These bloody Singaporeans are idiots. Their PM is a moron. Who gives them the right to end someones life. They are all corrupt there. the police , the customs and the politicians. Last time I was there at a hotel in Little india, I saw the local cops dealing in drugs. They pay a portion to the politicians who have drug rave parties, I will personally go there and kick their backsides in. They murder people withoit giving them a fair trial. The PM of Singapore can Suck on my shit

  9. 9
    Lepanto Says:

    It is possible that Mr. Smith was connected with the Singaporean authorities. There have been cases of the police luring people to sell drugs over the death penalty limit.

  10. 10
    YPAP: Vengeance killing is a human right. [Updated] | funny little world Says:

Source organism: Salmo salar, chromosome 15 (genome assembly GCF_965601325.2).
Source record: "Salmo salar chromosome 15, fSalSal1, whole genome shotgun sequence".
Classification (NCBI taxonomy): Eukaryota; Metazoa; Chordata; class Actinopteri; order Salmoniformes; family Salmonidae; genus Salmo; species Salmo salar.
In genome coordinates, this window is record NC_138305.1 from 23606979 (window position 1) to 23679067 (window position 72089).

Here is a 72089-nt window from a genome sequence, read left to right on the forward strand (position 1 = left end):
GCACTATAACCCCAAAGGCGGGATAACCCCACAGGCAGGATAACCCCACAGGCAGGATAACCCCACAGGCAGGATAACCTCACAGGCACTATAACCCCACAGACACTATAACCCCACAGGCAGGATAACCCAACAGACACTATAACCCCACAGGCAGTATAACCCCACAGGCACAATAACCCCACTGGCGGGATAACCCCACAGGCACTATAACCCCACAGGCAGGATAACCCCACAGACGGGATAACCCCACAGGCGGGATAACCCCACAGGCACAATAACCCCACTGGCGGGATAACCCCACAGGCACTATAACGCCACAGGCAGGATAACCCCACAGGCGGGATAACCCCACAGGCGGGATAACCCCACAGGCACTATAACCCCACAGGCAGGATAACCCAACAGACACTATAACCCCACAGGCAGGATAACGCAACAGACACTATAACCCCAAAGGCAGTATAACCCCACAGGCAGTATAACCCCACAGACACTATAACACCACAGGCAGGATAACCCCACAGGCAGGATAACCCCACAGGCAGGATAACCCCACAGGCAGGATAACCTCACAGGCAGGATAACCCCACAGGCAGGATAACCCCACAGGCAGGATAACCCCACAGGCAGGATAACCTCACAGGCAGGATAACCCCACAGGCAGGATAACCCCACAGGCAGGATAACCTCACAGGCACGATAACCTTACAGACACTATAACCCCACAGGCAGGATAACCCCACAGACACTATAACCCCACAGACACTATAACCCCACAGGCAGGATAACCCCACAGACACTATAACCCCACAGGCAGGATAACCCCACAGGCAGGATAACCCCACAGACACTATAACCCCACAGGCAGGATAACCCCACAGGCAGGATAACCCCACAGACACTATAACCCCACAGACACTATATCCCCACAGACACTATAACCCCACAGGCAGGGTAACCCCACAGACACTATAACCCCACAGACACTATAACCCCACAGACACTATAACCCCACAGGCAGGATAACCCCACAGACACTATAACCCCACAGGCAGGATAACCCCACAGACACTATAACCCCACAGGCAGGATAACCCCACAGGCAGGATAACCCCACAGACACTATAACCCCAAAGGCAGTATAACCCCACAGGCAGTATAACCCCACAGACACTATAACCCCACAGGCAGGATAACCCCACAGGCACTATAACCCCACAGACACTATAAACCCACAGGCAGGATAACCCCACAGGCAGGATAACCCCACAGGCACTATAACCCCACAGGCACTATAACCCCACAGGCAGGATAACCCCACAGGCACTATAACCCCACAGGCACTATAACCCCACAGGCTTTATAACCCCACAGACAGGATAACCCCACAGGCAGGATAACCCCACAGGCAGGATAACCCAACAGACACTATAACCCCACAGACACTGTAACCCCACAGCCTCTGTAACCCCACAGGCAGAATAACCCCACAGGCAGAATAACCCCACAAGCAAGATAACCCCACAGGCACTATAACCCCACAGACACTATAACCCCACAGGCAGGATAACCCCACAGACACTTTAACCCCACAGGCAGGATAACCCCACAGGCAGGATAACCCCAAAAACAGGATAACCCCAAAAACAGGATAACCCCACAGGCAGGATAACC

[...] look at the case of Iwuchukwu Amara Tochi, a young man from Nigeria who came to Singapore with the hopes of being a footballer. Although his [...]

  11. 11
    damian Says:

    Tochi was a typical Nigerian drug smuggler and as such deserved no mercy. As the judge mentioned he was travelling on a forged Dubai visa and fully knew what he was involved in. Had he not been caught and hanged, he would have been a full fledged drug courier by now. Nigerians drug smugglers are the most dangerous people in the world, who involve their friends in the trade. In the 1990′s a Dutchman Johannes Van Damme was hanged in Singapore because his Nigeran wife had stuffed his suitcase full of drugs and he was caught at Changi airport. His wife never came to his rescue and stayed hidden. Beware of Nigerians.